A psychedelic drug Prince Harry says cleansed his troubled mind alters the perception of reality, according to new research.
The Duke of Sussex drank the Amazonian herbal tea Ayahuasca to help him deal with the pain of his mother, Princess Diana’s death.
Its active ingredient DMT (dimethyltryptamine), sometimes called Dimitri, is found in the tropical vine Banisteriopsis Caapi.
Now, brain scans have shown how it alters conscious experience by changing the behavior of neurons.
First author Dr. Chris Timmermann, of Imperial College London, said: “What we have seen with DMT is an activity in highly evolved areas and systems of the brain that encode especially high-level models become highly dysregulated under the drug – and this relates to the intense ‘trip.'”
The highly potent compound produces immersive states of consciousness – characterized by vivid and bizarre visions.
They range from “visiting” alternative realities or dimensions to near-death-style experiences.
An analysis of 20 healthy volunteers has shed light on the mechanisms behind them for the first time.
They were given an injection of the drug while the British team captured detailed images of their brains – charting activity changes before, during and after the trip.
Dr. Timmermann said: “This work is exciting as it provides the most advanced human neuroimaging view of the psychedelic state to date.
“One increasingly popular view is much of brain function is concerned with modeling or predicting its environment.
“Humans have unusually big brains and model an unusually large amount of the world.
“For example, like with optical illusions, when we’re looking at something, some of what we’re actually seeing is our brain filling in the blanks based on what we already know.”
Tribes in the jungles of Peru, Bolivia and Ecuador have been using the powerful brew for thousands of years to bring “spiritual enlightenment.”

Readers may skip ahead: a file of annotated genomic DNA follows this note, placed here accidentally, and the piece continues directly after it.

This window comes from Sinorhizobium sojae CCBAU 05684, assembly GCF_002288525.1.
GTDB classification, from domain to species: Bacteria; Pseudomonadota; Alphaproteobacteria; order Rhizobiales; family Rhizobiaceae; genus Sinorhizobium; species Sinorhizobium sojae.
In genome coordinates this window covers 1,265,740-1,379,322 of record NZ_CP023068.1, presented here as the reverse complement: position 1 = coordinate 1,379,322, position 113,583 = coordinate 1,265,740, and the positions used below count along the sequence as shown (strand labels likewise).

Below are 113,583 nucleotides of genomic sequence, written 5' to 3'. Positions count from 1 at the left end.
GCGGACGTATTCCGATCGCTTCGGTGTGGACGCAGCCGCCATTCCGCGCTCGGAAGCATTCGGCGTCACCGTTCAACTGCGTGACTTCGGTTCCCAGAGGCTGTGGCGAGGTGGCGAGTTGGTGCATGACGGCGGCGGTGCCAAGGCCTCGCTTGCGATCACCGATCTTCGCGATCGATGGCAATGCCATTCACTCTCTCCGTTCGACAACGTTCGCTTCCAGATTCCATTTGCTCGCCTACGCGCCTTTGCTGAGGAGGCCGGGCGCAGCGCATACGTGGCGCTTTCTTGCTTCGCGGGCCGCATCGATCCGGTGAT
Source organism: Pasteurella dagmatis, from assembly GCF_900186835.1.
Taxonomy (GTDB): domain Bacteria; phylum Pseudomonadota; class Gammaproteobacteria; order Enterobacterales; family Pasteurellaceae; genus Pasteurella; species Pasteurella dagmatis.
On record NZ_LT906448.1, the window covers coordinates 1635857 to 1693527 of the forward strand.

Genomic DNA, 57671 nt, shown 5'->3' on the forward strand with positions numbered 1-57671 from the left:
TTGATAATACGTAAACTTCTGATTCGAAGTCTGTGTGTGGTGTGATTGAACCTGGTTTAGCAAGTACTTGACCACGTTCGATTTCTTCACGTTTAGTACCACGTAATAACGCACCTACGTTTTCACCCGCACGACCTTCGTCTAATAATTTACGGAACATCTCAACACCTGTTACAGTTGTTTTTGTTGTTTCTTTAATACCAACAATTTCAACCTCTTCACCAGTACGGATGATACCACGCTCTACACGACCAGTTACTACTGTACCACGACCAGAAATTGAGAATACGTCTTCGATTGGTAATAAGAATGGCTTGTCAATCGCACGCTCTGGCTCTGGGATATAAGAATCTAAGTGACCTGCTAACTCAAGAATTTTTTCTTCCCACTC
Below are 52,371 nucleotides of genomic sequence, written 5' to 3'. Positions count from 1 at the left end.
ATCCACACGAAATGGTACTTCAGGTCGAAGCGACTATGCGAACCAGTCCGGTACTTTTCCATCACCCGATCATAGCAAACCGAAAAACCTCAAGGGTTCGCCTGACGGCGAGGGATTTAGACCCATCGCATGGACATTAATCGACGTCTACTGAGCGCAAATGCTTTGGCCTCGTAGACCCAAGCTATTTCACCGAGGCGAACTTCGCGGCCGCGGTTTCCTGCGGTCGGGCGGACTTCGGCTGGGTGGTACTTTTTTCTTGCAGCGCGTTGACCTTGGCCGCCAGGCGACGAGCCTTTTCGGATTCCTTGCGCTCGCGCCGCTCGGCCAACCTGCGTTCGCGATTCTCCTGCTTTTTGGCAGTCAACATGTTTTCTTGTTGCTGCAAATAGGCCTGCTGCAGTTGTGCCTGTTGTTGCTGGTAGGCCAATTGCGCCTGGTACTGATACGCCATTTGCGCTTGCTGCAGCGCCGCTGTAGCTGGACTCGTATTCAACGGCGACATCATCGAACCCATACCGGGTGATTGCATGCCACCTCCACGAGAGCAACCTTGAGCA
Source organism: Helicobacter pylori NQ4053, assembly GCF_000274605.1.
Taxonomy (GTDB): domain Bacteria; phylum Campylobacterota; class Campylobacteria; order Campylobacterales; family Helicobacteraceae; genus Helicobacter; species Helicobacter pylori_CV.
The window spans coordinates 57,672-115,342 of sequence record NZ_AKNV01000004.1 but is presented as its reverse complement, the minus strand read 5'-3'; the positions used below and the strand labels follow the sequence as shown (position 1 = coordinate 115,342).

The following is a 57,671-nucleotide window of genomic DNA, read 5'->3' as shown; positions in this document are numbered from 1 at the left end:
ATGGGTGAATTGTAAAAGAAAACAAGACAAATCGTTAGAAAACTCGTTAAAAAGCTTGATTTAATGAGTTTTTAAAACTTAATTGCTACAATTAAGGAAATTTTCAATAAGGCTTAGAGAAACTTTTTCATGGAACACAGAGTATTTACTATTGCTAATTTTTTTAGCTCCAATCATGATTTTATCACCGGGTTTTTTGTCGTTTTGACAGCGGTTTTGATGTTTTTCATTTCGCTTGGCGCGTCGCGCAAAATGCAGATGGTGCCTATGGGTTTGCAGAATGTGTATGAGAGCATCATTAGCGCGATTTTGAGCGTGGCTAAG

Ayahuasca is also popular with young Western travelers experimenting in South America.
Earlier this month, Prince Harry revealed taking the drug triggered feelings of “release” and “comfort.”
He said: “It was the cleaning of the windscreen, cleaning of the windshield, the removal of life’s filters just as much as on Instagram, these layers of filters.
“It removed it all for me and brought me a sense of relaxation, release, comfort, a lightness that I managed to hold on to for a period of time.
“I started doing it recreationally and then started to realize how good it was for me, I would say it is one of the fundamental parts of my life that changed me and helped me deal with the traumas and pains of the past.”
Health experts slammed him as irresponsible. The hallucinogenic can cause health problems – both mental and physical. It has been linked to a spate of deaths.
Study participants were injected with a high dose of DMT (20mg) while wearing EEG (electroencephalography) skull caps that measure brain waves. They also underwent FMRI (functional magnetic resonance imaging).
Over a period of about 20 minutes, they provided regular subjective ratings of the intensity of the experience on a scale of 1 to 10.
Effects identified on-screen included increased connectivity across the brain – with more communication between different areas and systems.
These phenomena are known as ‘network disintegration and desegregation’ and increased “global functional connectivity.”
They were most prominent in regions linked with ‘higher level’ human-specific functions – such as imagination.
Combining techniques to watch the brain during a highly immersive psychedelic experience is unique in the medical literature.
It adds to evidence that DMT – and other psychedelics – exert their effects by disrupting high-level brain systems.
Senior author Professor Robin Carhart-Harris, now at California University in San Francisco, said: “Motivated by – and building on our previous research with psychedelics – the present work combined two complementary methods for imaging the brain.
“FMRI allowed us to see the whole of the brain – including its deepest structures – and EEG helped us view the brain’s fine-grained rhythmic activity.
“Our results revealed when a volunteer was on DMT there was a marked dysregulation of some of the brain rhythms that would ordinarily be dominant.
“The brain switched in its mode of functioning to something altogether more anarchic. It will be fascinating to follow up on these insights in the years to come.
“Psychedelics are proving to be extremely powerful scientific tools for furthering our understanding of how brain activity relates to conscious experience.”
Compared to classic psychedelics such as LSD or psilocybin, DMT’s impacts are relatively brief – lasting a matter of minutes rather than hours.
Ironically, Prince Harry has repeatedly been accused of losing touch with reality since splitting from the Royal Family.
The late Queen famously commented “recollections may vary,” after he claimed his wife had been the victim of racism.
The study is in the Proceedings of the National Academy of Sciences.
Produced in association with SWNS Talker